At least in this pool I can touch the side after 50 meters.
What in the world am I going to do when I swim in the lake and can't touch the side or stand on the bottom?
This pool was so long I couldn't even see the other side underwater.
Would I be able to see anything in the murky lake water?
At least now I can see the bottom of the pool and follow the lane lines.
How am I going to be sure I'm swimming in a straight line at the lake?
That's right, there are buoys.
I can only breathe on the right side, and the buoys will be on my left!
What am I going to do???
My chest felt tight, and I was out of breath, not just because I was swimming so far, but because I was terrified.
And if the morning had just stopped there with my fears, I probably could have found a way to put my fears at ease, at least for a while. I could have found a way to tell myself that my body will respond to training, and I will gain endurance. I would have remembered that the Husband is going to schedule a few open water swims so that I get some experience with sighting. I could have remembered that after lap 20 today I was in a grove and felt great all the way to lap 40. I swam over a mile today, and it's only week two.
After showering in the locker room and getting into my car, I looked in the rear view mirror and noticed that I was only wearing one of my diamond earrings.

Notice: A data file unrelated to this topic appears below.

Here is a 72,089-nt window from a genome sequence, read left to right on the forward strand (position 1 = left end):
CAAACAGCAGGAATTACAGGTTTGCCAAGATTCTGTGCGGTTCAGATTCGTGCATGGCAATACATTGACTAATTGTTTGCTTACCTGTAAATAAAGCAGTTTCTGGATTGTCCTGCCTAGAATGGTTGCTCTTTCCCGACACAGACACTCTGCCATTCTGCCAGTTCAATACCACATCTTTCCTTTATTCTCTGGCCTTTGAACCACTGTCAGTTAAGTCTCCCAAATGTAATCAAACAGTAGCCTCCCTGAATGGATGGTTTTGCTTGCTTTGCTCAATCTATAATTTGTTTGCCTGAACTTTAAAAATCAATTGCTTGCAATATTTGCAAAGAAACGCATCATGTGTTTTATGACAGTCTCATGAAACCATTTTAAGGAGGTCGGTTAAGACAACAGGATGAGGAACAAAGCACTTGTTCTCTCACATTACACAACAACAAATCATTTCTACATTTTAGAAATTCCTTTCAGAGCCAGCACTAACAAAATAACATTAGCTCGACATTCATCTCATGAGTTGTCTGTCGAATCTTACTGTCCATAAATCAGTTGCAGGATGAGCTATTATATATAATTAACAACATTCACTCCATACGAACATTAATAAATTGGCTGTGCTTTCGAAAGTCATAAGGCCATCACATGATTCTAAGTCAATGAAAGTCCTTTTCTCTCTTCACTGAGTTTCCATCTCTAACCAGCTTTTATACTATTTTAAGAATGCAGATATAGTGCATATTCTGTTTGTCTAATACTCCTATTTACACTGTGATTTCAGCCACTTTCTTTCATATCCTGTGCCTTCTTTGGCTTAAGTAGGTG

I notified the lifeguards. Then I put my wet swimsuit and goggles back on and slowly walked the 50 meter lane with my face in the water, diving to the bottom to check every piece of debris. By now, the lane lines were being removed and families with kids were descending on the hottest pool spot in Middle Tennessee. Dodging flippers and floaties, I kept looking, feeling more and more hopeless by the minute. A sixteen-year-old lifeguard told me that I couldn't be in the slide area anymore. "I'm looking for my earring and doing the best I can!" I blurted out without thinking. He was just doing his job. I was doing the best I could just to hold it together. Tears filled my goggles so that I couldn't even see the bottom of the pool anymore. I knew that my search was over.
Meanwhile, the Husband had just arrived at his office and received my frantic call. He drove all the way home and started the process of pulling apart the bed, the couch, and even the pipes under the sinks. Every pulled-apart room spoke love.
As the Husband hugged me, I told him that I knew my diamond earring was just a thing. It's just that it was such a special thing. Such a beautiful thing. Such a sentimental thing. He reminded me that at least I'd lost a replaceable thing. Yes, I'd only lost a replaceable thing. We've been blessed with so much. I have the best Husband a girl could ask for. Every day of life with him is a gift that has a sparkle of its own. I have a God who loves me unconditionally and cares for me perfectly. Our lives are beautiful blessings.
As for my diamond earring, I'm hanging on to a shred of hope that it will be found. Maybe not even a shred, but a fraying thread. I'm hoping that my beautiful little earring will swirl its way to the filter by the end of the day, and that the head lifeguard will see a little sparkle and fish my diamond out of the debris. And if not, I know life will continue to sparkle and shine.